Yesterday, the BBC podcast “50 Things That Made The Modern Economy” covered the invention of the electric dynamo. The episode was partly based on a 1990 academic paper by economist Paul A. David who studies “scientific progress and technical change.”
His thesis is that the initial lack of productivity gains related to the introduction of the electricity in factories was the common practice of simply replacing the one centralized steam engine with an electric motor. That approach maintained the disadvantages of steam while bringing none of the value of electricity.
The paper is here but read the excerpt below and mentally find and replace steam/electric with print/digital.
The proximate source of delay in the exploitation of the productivity improvement potential incipient in the dynamo revolution was, in large part, the slow pace of factory electrification.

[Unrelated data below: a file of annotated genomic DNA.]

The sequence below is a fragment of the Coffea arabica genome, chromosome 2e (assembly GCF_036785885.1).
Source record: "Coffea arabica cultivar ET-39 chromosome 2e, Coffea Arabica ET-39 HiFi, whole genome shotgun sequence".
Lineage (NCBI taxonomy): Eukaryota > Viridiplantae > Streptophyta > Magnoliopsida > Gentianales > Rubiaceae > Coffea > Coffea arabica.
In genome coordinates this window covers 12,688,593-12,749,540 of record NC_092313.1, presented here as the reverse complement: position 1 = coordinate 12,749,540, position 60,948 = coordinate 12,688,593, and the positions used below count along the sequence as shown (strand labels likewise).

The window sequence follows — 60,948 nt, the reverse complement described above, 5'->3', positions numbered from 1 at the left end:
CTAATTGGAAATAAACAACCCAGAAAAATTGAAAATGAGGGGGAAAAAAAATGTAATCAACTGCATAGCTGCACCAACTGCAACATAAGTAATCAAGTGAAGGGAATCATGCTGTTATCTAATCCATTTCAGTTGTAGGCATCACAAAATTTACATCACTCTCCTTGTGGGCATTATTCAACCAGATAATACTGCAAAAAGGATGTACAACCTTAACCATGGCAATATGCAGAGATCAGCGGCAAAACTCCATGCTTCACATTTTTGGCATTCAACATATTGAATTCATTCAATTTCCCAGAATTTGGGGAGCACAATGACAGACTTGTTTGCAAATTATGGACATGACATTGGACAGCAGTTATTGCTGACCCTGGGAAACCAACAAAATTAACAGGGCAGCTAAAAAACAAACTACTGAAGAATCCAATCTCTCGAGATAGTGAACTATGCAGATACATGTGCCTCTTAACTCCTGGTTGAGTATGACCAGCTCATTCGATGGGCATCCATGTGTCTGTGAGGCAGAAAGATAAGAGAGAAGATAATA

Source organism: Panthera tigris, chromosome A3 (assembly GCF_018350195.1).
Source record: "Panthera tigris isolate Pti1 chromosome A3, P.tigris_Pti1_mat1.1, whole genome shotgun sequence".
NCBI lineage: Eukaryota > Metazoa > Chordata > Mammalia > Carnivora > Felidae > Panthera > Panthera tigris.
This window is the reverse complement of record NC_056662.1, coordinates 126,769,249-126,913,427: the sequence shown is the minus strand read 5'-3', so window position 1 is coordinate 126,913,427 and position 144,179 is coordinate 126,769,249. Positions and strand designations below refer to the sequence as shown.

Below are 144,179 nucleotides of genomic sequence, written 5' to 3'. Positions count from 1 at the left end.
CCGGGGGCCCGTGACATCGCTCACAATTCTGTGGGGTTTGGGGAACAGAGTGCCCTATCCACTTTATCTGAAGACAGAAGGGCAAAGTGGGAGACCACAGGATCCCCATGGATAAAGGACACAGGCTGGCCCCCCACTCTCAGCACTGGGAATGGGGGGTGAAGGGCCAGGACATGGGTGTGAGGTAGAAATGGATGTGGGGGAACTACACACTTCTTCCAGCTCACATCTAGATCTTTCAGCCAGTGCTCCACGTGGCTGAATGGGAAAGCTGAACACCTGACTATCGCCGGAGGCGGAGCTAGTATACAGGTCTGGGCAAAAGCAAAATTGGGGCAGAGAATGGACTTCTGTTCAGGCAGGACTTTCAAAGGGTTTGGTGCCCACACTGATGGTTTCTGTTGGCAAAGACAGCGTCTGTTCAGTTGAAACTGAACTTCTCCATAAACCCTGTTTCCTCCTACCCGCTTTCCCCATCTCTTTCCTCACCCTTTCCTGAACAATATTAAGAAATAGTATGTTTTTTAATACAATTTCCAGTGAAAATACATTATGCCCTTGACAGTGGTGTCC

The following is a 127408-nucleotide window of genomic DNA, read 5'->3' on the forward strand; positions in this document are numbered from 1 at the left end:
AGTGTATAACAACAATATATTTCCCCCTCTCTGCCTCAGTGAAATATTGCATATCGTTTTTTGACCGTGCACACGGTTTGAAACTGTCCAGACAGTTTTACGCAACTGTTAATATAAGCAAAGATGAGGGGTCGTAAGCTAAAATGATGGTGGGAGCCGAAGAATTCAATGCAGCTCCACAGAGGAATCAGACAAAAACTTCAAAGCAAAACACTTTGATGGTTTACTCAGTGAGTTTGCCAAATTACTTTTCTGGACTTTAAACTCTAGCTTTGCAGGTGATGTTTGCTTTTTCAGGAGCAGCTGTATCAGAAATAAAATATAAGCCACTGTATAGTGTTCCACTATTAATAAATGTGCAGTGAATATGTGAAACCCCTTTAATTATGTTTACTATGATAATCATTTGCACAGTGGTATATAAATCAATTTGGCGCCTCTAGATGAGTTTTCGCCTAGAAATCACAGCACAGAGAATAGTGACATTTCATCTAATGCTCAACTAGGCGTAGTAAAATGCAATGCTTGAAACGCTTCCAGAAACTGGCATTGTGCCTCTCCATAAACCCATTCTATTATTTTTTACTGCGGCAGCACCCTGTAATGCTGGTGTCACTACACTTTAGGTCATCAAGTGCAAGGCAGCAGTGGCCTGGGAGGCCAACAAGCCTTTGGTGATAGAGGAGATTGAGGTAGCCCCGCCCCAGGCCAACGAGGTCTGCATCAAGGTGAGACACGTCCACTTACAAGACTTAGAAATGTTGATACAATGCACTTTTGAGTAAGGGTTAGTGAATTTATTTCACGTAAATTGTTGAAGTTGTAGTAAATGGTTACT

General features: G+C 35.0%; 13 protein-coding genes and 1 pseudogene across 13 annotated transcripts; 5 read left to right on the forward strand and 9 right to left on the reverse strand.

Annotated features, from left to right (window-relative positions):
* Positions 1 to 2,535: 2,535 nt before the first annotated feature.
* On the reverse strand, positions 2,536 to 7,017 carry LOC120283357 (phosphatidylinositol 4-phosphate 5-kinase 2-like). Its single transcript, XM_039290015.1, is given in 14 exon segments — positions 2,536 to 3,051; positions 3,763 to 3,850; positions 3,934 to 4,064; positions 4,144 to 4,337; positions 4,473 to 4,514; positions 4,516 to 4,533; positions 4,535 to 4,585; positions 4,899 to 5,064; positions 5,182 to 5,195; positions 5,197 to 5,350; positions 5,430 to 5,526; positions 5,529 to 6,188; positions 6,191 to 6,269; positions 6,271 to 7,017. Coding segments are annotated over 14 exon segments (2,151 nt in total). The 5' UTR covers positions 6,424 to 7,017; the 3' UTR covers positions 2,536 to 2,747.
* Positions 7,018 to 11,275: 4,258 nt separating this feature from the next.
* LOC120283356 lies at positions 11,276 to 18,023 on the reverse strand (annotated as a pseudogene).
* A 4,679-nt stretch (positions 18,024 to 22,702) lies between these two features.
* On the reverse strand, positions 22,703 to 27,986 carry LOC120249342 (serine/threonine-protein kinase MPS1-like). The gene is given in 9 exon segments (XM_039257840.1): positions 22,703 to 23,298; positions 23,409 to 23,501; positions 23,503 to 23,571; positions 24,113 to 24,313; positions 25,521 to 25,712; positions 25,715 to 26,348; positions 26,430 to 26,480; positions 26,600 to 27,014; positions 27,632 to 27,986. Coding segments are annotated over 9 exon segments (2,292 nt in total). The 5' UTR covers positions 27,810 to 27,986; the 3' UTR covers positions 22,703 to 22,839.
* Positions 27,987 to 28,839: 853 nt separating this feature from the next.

The latter, in turn, was attributable to the unprofitability of replacing still serviceable manufacturing plants embodying production technologies adapted to the old regime of mechanical power derived from water and steam.
Thus it was the American industries that were enjoying the most rapid expansion in the early twentieth century (tobacco, fabricated metals, transportation equipment and electrical machinery itself) that afforded greatest immediate scope for the construction of new, electrified plants…